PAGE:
I was completely immersed in the story, amazed by the children actors, and full of admiration at the writer's capacity to weave together a completely contemporary lifestyle with the past and to find a non-cliché link between Montreal and France… but I agree that the moment the medium made the apperance I felt a huge disappointment.

      The writer locked himself into a corner and then had to fall on "the simplest solution".

      However this doesn't prevent me from recommending the film as one of the best movies produced in recent years in Quebec. It's wonderful to see directors exploring new landscapes, different ways of telling a story, expanding the horizons further away from the constraints of was is expected from a "filme quebecois".

    3. JLP

      I agree with the two previous posters: this is a great film. The reviewer appears very cynical. Maybe spirituality and ''emotionality'' does not appeal to her but for many people, the film will be imprinted as it relates to past experiences.

    4. Sarah

      I agree it could have been a great movie. There is some wonderful acting and compelling plot lines. But there are just too many elements about it that bother me, and in fact it would have resonated more if no ties were drawn between the two plots at all. Why is it necessary to have a poetic link which rings so absurd? Why not leave the thematic connection implicit?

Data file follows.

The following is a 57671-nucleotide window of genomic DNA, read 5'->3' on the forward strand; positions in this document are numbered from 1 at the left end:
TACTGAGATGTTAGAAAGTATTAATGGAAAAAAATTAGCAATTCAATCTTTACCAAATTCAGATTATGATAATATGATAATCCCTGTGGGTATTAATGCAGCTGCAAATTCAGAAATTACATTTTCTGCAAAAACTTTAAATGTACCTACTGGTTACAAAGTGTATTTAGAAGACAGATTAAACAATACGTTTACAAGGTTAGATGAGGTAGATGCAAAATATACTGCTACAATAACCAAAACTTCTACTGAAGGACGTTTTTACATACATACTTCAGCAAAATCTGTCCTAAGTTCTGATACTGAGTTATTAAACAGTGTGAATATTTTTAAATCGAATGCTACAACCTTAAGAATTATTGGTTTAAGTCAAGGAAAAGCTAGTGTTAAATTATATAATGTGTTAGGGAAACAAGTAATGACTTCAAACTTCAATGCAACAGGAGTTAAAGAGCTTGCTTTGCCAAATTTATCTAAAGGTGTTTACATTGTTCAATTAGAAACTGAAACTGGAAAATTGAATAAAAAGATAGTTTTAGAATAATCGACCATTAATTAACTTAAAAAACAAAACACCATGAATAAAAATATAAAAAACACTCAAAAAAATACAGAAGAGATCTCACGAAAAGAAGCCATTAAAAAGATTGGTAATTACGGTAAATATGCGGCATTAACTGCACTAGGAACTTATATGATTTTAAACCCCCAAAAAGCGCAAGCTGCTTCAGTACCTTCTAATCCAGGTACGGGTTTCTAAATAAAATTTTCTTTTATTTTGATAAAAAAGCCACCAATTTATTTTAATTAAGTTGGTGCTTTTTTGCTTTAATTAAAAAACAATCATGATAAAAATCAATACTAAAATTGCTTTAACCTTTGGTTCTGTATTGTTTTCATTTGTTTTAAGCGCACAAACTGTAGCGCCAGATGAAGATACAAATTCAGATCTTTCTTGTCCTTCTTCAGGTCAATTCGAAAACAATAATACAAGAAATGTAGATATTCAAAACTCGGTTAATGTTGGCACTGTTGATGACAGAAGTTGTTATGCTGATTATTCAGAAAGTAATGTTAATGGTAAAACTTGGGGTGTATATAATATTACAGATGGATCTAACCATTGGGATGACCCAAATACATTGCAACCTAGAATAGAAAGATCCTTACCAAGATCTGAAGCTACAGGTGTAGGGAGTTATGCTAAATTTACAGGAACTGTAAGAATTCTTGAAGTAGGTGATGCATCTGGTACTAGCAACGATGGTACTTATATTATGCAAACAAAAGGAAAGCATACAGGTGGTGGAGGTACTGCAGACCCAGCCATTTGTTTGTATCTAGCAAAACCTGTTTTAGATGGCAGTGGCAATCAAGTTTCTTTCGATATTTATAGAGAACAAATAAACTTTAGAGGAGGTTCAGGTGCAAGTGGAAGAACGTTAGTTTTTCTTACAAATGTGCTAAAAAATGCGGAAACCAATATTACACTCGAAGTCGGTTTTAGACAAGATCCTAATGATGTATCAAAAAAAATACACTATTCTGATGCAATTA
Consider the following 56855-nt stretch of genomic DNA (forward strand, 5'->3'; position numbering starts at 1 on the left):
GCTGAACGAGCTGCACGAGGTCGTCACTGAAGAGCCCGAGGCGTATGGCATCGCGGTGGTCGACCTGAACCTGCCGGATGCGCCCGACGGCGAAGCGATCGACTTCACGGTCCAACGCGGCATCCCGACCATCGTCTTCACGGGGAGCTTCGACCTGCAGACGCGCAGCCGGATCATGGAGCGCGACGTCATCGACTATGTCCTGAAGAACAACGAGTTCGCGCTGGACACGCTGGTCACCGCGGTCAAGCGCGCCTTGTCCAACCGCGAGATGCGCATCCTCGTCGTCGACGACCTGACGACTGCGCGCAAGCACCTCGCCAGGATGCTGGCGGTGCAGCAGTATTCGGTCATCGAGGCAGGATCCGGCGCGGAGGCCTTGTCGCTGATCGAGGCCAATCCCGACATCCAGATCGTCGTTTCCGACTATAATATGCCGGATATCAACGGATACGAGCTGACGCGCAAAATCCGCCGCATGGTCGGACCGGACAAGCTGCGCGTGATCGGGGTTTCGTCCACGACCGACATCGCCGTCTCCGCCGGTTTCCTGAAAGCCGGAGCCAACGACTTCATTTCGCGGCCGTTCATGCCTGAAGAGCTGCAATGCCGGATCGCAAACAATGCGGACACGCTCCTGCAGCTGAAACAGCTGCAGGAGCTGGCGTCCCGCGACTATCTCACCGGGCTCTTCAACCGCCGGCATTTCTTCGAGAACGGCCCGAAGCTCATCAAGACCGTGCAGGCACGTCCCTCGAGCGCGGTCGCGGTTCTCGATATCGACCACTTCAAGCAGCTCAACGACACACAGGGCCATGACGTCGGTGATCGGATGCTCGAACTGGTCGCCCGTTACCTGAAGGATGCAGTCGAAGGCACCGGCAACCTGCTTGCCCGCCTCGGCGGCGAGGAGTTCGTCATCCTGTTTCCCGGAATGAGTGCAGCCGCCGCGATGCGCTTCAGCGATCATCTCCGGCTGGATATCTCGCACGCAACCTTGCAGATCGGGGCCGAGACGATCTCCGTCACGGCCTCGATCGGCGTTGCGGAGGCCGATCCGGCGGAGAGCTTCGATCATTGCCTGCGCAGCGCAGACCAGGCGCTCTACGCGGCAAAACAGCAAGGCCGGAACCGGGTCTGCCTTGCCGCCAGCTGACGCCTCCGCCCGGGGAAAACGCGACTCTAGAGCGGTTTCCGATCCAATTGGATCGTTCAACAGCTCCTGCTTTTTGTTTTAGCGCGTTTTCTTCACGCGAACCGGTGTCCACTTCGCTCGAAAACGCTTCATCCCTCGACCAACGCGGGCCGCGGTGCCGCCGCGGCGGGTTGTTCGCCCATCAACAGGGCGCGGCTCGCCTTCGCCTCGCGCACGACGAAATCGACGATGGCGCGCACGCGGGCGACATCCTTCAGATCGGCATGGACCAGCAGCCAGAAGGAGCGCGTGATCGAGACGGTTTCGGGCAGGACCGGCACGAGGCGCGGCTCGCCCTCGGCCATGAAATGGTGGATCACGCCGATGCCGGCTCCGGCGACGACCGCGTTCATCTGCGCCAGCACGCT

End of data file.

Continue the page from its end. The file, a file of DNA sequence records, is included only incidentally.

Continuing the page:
Cafe de Flore is, I believe, a study in love, devotion, and how people become undone by it. A fascinating topic, surely. My objections are to the fatalism, the idea of soulmates, the sense that there is a predestination to our relationships. It strikes me as naive and immature to treat love in this way as Vallee does.

      Finally (and in response to my apparent cynicism ;) ): spirituality and emotionality are all well and good. They are a core part of our humanity. But at a certain point one begins to feel manipulated as a viewer; when a certain emotional response is expected and actively sought out. That's the point when I stop responding to a movie- when my emotions are no longer mine, but the collective swooning of an audience under spell.